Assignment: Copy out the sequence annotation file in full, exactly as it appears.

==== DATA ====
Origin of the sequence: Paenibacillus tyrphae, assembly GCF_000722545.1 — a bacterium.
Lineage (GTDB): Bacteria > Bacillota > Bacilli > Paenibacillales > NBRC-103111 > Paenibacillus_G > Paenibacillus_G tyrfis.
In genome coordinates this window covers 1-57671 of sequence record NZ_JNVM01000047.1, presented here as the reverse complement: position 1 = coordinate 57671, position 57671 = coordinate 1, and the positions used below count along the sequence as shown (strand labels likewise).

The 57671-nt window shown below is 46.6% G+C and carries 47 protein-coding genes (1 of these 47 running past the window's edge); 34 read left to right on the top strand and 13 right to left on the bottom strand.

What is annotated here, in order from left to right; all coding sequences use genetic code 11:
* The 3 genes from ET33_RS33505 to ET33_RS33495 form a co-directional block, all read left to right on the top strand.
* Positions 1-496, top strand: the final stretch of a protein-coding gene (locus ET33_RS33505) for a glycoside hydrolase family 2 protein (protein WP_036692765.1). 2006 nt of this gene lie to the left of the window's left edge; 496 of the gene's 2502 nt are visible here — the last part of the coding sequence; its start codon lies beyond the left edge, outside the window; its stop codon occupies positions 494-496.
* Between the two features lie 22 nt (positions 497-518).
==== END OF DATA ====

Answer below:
Origin of the sequence: Paenibacillus tyrphae, assembly GCF_000722545.1 — a bacterium.
Lineage (GTDB): Bacteria > Bacillota > Bacilli > Paenibacillales > NBRC-103111 > Paenibacillus_G > Paenibacillus_G tyrfis.
In genome coordinates this window covers 1-57671 of sequence record NZ_JNVM01000047.1, presented here as the reverse complement: position 1 = coordinate 57671, position 57671 = coordinate 1, and the positions used below count along the sequence as shown (strand labels likewise).

The 57671-nt window shown below is 46.6% G+C and carries 47 protein-coding genes (1 of these 47 running past the window's edge); 34 read left to right on the top strand and 13 right to left on the bottom strand.

What is annotated here, in order from left to right; all coding sequences use genetic code 11:
* The 3 genes from ET33_RS33505 to ET33_RS33495 form a co-directional block, all read left to right on the top strand.
* Positions 1-496, top strand: the final stretch of a protein-coding gene (locus ET33_RS33505) for a glycoside hydrolase family 2 protein (protein WP_036692765.1). 2006 nt of this gene lie to the left of the window's left edge; 496 of the gene's 2502 nt are visible here — the last part of the coding sequence; its start codon lies beyond the left edge, outside the window; its stop codon occupies positions 494-496.
* Between the two features lie 22 nt (positions 497-518).